The Ahead Journal


A Review of Inclusive Education
& Employment Practices ISSN 2009-8286

Let’s Start the Conversation: Inclusion is Everyone’s Job

Ann Heelan

About the Author

Ireland has agreed to ratify the UN Convention on the Rights of People with Disabilities. This is an extraordinarily important, if long overdue development as Ireland was one of the first signatories back in 2007.

So what difference will it make? For a start it will not create any new rights for people with disabilities but it will explain how the fundamental human rights that we all enjoy, apply to people with disabilities. It gives us an international standard about involving people with disability and involving them as equal partners in key decisions about their lives. Ratification means that the state and its institutions promise to maintain these standards and what is more, will be held to account. The Department of Justice most likely will monitor progress.

The UNCRPD standard applies to all levels of education and states that people with disabilities have the right to mainstream education. To date this has been interpreted as access, as getting into the education system and in these terms, it has been successful. For example the numbers of students with disabilities getting into higher education has doubled since 2007 and now account for 6% of the student population.

The difficulty is that so far the approach taken to inclusion by institutions has been one of add-on supports, rather than an inclusive mainstream one. This is a sticking plaster approach which only works with small numbers and as numbers continue to increase such an approach is no longer workable and costly. It is also disrespectful and creates many barriers to inclusion for students with disabilities which are well documented.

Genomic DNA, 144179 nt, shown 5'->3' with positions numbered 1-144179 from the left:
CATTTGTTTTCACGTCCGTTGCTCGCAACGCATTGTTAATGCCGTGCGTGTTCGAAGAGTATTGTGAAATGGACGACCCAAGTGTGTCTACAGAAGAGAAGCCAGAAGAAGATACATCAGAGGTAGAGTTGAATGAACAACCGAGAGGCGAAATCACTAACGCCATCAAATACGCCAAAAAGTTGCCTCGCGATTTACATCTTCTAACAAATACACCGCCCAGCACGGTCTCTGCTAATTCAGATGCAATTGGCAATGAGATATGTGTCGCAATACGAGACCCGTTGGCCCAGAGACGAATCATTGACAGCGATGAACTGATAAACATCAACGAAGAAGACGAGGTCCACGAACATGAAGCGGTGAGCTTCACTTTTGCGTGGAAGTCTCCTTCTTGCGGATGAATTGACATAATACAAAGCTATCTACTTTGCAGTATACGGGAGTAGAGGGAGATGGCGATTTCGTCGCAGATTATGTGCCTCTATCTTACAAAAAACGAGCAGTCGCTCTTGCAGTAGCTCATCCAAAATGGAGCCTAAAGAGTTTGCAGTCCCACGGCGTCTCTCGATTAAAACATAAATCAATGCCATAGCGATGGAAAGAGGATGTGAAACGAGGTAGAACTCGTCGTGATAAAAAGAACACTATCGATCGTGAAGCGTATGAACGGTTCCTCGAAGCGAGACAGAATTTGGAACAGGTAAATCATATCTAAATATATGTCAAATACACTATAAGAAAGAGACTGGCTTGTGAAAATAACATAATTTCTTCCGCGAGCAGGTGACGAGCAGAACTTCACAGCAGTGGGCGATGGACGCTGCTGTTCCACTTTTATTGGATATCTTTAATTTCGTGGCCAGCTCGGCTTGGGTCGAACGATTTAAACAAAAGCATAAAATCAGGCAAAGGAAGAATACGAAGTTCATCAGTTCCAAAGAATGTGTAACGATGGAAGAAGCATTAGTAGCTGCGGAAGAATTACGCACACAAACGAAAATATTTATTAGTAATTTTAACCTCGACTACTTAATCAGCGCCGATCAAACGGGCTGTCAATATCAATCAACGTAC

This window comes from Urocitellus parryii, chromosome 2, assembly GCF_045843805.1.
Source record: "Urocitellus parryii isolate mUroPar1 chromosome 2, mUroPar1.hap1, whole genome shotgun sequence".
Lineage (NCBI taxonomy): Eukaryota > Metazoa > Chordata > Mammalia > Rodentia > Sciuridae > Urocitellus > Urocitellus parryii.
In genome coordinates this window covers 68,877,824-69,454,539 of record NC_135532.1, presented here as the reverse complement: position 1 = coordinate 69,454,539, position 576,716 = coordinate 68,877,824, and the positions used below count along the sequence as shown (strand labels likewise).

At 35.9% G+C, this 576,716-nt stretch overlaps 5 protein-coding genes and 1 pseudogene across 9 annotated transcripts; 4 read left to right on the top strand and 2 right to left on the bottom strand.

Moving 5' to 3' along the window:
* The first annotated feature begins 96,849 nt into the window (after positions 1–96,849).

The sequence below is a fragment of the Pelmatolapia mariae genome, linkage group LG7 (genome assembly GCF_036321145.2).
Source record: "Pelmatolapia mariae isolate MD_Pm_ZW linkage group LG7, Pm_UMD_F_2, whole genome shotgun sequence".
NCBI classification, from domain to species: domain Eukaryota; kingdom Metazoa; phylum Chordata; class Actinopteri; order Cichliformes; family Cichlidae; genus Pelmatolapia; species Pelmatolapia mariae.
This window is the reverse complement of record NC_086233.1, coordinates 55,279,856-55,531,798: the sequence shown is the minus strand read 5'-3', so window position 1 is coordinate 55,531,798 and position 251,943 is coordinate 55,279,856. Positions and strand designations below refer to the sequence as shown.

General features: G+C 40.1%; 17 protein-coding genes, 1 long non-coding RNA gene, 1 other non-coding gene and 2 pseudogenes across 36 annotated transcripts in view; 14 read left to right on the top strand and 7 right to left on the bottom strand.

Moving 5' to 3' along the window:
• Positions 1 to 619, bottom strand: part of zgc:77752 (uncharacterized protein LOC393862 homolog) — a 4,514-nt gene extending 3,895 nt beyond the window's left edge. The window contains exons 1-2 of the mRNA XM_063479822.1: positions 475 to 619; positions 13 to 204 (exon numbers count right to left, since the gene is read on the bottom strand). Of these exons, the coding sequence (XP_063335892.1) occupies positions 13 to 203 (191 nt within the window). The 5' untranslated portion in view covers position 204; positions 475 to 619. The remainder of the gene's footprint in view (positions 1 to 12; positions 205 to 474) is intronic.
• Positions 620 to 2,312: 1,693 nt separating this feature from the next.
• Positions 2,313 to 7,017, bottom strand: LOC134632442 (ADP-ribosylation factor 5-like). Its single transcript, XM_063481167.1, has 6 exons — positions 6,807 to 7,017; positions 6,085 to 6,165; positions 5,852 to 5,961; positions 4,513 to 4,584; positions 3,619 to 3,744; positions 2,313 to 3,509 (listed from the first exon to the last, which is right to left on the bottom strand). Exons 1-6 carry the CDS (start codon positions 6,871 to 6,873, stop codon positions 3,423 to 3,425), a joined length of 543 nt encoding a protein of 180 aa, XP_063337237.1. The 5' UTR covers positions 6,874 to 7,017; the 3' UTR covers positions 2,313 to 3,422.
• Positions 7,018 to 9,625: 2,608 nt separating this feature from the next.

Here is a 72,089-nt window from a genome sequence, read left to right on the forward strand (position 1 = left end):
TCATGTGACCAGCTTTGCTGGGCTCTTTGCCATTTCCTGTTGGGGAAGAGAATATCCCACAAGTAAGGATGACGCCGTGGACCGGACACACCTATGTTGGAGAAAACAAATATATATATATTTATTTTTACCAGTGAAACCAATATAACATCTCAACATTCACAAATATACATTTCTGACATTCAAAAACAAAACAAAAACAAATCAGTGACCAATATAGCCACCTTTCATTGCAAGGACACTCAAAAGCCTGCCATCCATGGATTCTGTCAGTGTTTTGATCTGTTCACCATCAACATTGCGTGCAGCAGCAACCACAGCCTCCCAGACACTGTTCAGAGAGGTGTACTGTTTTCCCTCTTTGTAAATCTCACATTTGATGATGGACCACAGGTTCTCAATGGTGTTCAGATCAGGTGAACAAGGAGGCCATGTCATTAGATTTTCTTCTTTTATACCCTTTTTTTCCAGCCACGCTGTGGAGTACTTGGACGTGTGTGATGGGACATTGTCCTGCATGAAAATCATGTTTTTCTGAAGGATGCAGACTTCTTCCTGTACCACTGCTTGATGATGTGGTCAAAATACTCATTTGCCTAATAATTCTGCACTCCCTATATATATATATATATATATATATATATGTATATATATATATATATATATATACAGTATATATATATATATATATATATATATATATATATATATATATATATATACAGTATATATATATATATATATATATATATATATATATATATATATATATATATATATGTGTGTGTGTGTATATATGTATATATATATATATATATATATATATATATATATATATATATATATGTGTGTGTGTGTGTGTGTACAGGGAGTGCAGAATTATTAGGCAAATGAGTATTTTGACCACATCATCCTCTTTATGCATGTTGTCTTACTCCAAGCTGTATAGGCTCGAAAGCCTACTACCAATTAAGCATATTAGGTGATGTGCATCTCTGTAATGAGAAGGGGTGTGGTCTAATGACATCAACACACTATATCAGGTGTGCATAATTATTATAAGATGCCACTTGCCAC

There is a golden opportunity now with the signing of the UNCRPD to change all this and move from an add-on model to a fully inclusive one. The first step would be to explore with colleagues within the institutions what would mainstream education look like, how can they design their programmes for students with disabilities? What does it mean to them to be compliant with the UNCRPD standards? Fortunately this is not a green field site; there has been considerable work done already and there is a policy framework already in place. The Higher Education National Access Plan has a strong objective to ‘mainstream the delivery of equity of access to higher education’. All higher education institutions have articulated their commitment to equality and inclusion within their performance compacts. AHEAD in collaboration with DAWN have produced a position paper on Universal Design for Learning and have explored the challenges for the sector in designing a system around the inclusion of students with disabilities in the mainstream. So let’s start the conversation, Inclusion is Everyone’s Job.

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